Vickery v. Remington Arms Company Inc et al
MEMORANDUM OPINION. Signed by Judge R David Proctor on 3/19/2015. (AVC)
2015 Mar-19 PM 03:18
U.S. DISTRICT COURT
N.D. OF ALABAMA
IN THE UNITED STATES DISTRICT COURT
FOR THE NORTHERN DISTRICT OF ALABAMA
WIL A. VICKERY,
REMINGTON ARMS COMPANY
Case No.: 7:12-CV-3926-RDP
This matter is before the court on (1) Defendant's Motion to Exclude Plaintiff's Liability
Expert (Doc. # 30); (2) Defendant's Motion for Summary Judgment (Doc. # 31); and Defendant's
Motion to Strike the New Affidavit of Plaintiff's Expert (Doc. # 45). The Motions have been fully
briefed. (Docs. # 35, 37, 43, 46, 47).
Plaintiff’s Amended Complaint asserts three claims: (1) a violation of the Alabama
Extended Manufacturer’s Liability Doctrine (“AEMLD”), (2) negligence/wantonness, and (3)
breach of warranty. (Doc. # 15). The Motions before the court (Docs. # 30, 31 and 45) are
interdependent because a ruling excluding Plaintiff’s expert’s opinions would deprive Plaintiff of
evidence of causation, an essential element of each of his claims. See Tillman v. R.J. Reynolds
Tobacco Co., 871 So.2d 28, 31 (Ala. 2003) (To succeed on a claim under the AEMLD, the plaintiff
must prove, among other elements, “that an injury was caused by one who sold a product in a
defective condition that made the product unreasonably dangerous to the ultimate user or
consumer.” (citation and internal quotation marks omitted); Farr Metal, Inc. v. Hines, 738 So.2d
863, 863 (Ala. 1999) (Under Alabama law, to prevail on a negligence claim, “a plaintiff must
establish four elements: 1) a duty to a foreseeable plaintiff; 2) a breach of that duty; 3) proximate
causation; and 4) damage or injury); Clark v. Allied Healthcare Products, Inc., 601 So.2d 902, 903
(Ala. 1992) (“In order to sustain a cause of action under breach of warranty, plaintiff must prove
the existence of such warranty, breach, and proximate causation of damages.”).
Plaintiff’s theory in this case is that he was injured while firing a rifle because of
Defendant’s defective ammunition. More specifically, Plaintiff claims that the Core-Lokt .270
caliber 130 grain PSP cartridge (which was manufactured by Defendant and fired by Plaintiff) was
over-pressurized and caused the rifle and cartridge to be blown apart injuring Plaintiff. Plaintiff
has proffered the expert testimony of Lawden H. Yates in support of his theory. The Motions
filed by Defendant (Docs. # 30, 31 and 45) challenge the admissibility of the expert opinion
offered by Yates. Based upon the issues raised in connection with the Motions before the court, it
is necessary for the court to examine the record evidence about the rifle and ammunition at issue in
Before the incident upon which Plaintiff bases his claim, he had owned his Browning
A-Bolt II rifle for approximately two years. (Doc. # 30-6 at 95:23-96:9, 97:19-23, 98:5-8).
Plaintiff was an experienced hunter. (Doc. # 30-6 at 21:21-23:20, 43:13-44:9). He cleaned the
gun every week or two, and had cleaned it the night before the incident causing his injury. (Doc.
# 30-6 at 97:19-23, 100:9-12, 103:6-16). Plaintiff had not experienced any trouble with the bolt,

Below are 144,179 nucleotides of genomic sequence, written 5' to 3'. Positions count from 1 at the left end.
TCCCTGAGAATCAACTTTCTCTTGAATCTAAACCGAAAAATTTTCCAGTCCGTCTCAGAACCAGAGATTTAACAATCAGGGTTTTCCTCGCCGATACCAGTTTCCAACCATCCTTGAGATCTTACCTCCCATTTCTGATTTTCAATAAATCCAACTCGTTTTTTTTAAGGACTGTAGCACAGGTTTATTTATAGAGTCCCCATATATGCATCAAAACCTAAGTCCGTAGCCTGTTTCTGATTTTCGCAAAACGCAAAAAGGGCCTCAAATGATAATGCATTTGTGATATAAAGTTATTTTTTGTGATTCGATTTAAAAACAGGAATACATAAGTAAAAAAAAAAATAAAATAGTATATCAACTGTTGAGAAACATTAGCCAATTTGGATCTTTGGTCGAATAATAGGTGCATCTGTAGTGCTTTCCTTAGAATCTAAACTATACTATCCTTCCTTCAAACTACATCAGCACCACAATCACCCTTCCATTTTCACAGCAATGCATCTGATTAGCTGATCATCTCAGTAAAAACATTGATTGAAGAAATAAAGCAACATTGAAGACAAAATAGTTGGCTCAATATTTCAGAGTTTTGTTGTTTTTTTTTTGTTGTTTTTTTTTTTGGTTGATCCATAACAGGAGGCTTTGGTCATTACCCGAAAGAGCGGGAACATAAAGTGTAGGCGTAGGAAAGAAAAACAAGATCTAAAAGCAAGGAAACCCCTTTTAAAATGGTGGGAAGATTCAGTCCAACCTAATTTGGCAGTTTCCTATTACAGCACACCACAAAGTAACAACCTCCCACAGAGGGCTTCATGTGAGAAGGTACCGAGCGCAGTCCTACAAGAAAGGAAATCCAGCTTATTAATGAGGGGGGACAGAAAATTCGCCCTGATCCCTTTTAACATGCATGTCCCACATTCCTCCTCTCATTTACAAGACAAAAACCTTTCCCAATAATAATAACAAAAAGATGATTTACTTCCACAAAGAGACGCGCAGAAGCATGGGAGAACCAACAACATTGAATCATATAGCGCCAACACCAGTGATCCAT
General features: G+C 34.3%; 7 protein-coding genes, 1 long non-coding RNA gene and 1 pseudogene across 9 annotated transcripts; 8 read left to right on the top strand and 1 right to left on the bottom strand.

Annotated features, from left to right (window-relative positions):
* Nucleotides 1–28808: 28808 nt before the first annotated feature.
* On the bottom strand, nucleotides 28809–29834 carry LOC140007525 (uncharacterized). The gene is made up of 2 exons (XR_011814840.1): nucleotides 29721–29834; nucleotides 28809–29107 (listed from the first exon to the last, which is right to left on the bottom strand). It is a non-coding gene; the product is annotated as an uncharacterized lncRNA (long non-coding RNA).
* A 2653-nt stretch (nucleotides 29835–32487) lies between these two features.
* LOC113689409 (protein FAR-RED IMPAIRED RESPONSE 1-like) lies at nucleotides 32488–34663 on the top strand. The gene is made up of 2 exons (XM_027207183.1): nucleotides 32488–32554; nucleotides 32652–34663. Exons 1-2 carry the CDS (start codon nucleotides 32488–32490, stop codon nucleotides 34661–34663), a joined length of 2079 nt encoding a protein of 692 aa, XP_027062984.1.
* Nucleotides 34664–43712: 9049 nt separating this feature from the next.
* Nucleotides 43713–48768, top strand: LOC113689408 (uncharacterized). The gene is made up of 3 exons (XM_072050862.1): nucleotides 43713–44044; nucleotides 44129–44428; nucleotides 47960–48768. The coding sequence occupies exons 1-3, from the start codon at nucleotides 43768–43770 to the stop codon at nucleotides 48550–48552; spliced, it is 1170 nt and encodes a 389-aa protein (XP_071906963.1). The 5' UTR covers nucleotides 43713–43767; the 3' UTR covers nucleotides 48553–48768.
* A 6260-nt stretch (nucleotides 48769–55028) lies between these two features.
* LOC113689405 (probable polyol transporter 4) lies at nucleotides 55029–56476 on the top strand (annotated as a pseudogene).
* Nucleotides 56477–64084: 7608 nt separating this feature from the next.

getting the bolt to close, or the way the bolt worked. (Doc. # 30-6 at 107:7-15). He did not
notice anything unusual about the gun when loading it on the morning of the incident. (Doc. #
30-6 at 115:23-116:4).
On January 19, 2011, Plaintiff was hunting from a deer stand near his brother’s home.
(Doc. # 15 at ¶ 8; Doc. # 30-6 at 109:2-110:4). Plaintiff was using the Browning A-Bolt II rifle
with Remington Core-Lokt 130 grain PSP ammunition. (Doc. # 15 at ¶ 9). The ammunition
came in a box of 20 cartridges. (Doc. # 30-6 at 57:5-58:2). That day, Plaintiff had fired 16 of the
20 cartridges without experiencing anything out of the ordinary. (Doc. # 30-6 at 57:14-58:2).
On the morning of the hunt, Plaintiff fired shots at two deer and a bobcat, missing all three.
(Doc. # 30-6 at 115:1-17). Plaintiff thought that his scope was out of alignment. (Doc. # 30-6 at
Plaintiff left his deer stand to (among other things) purchase more ammunition.
(Doc. # 30-6 at 124:1-125:6).
After buying ammunition, Plaintiff went to another location near his brother’s house to
sight his rifle. (Doc. # 30-6 at 130:2-131:1). Plaintiff set up a target at 100 yards. (Doc. # 30-6
at 130:2-131:1, 138:17-22). He loaded the rifle and closed and lowered the bolt-handle. As the
following testimony indicates, although Plaintiff lowered the bolt-handle, he could only assume
that the locking-lugs on the rifle’s bolt-head were locked in the receiver:
Q. When you closed the bolt on that day, you can't see the locking lugs at the end
of the bolt, right?
A. You cannot.
Q. So when you move the handle down, you don't know whether or not the
locking lugs on this particular day locked up properly, correct?
(Doc. # 30-6 at 147:18-148:4).
Plaintiff acknowledged that the rifle would not be functioning properly if the locking-lugs
did not lock when he closed and lowered the bolt-handle:
Q. If you were to close the bolt handle on a bolt action rifle, but the locking lugs
between the bolt and the rest of the gun did not properly engage, would you
consider that a malfunction with the gun?
(Doc. # 30-6 at 96:10-96:17).
When Plaintiff pulled the trigger to shoot the target, the chambered round fired, and the
Plaintiff immediately felt a blast hit him in the face. (Doc. # 30-6 at 148:5-150:5). The bolt had
been ejected rearward from the rifle. (Doc. # 30-6 at 150:18-151:13). Plaintiff sustained a